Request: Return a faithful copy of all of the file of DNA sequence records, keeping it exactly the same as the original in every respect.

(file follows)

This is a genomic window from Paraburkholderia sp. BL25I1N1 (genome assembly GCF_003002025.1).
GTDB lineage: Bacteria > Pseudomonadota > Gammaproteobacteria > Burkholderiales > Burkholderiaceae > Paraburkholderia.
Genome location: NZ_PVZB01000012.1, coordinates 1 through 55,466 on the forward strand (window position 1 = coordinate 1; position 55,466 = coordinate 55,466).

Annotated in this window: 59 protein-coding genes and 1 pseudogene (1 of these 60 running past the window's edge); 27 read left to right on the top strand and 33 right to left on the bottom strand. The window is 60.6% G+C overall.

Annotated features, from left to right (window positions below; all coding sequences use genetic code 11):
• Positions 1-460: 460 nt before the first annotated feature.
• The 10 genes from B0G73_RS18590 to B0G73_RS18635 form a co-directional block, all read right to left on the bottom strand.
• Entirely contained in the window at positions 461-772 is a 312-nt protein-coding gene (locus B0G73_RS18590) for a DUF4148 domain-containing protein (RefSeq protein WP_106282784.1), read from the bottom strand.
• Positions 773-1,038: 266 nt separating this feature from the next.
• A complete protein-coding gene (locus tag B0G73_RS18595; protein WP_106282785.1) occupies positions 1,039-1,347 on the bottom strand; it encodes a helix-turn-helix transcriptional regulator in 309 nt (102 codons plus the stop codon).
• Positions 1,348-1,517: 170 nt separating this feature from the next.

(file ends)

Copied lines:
This is a genomic window from Paraburkholderia sp. BL25I1N1 (genome assembly GCF_003002025.1).
GTDB lineage: Bacteria > Pseudomonadota > Gammaproteobacteria > Burkholderiales > Burkholderiaceae > Paraburkholderia.
Genome location: NZ_PVZB01000012.1, coordinates 1 through 55,466 on the forward strand (window position 1 = coordinate 1; position 55,466 = coordinate 55,466).

Annotated in this window: 59 protein-coding genes and 1 pseudogene (1 of these 60 running past the window's edge); 27 read left to right on the top strand and 33 right to left on the bottom strand. The window is 60.6% G+C overall.

Annotated features, from left to right (window positions below; all coding sequences use genetic code 11):
• Positions 1-460: 460 nt before the first annotated feature.
• The 10 genes from B0G73_RS18590 to B0G73_RS18635 form a co-directional block, all read right to left on the bottom strand.
• Entirely contained in the window at positions 461-772 is a 312-nt protein-coding gene (locus B0G73_RS18590) for a DUF4148 domain-containing protein (RefSeq protein WP_106282784.1), read from the bottom strand.
• Positions 773-1,038: 266 nt separating this feature from the next.
• A complete protein-coding gene (locus tag B0G73_RS18595; protein WP_106282785.1) occupies positions 1,039-1,347 on the bottom strand; it encodes a helix-turn-helix transcriptional regulator in 309 nt (102 codons plus the stop codon).
• Positions 1,348-1,517: 170 nt separating this feature from the next.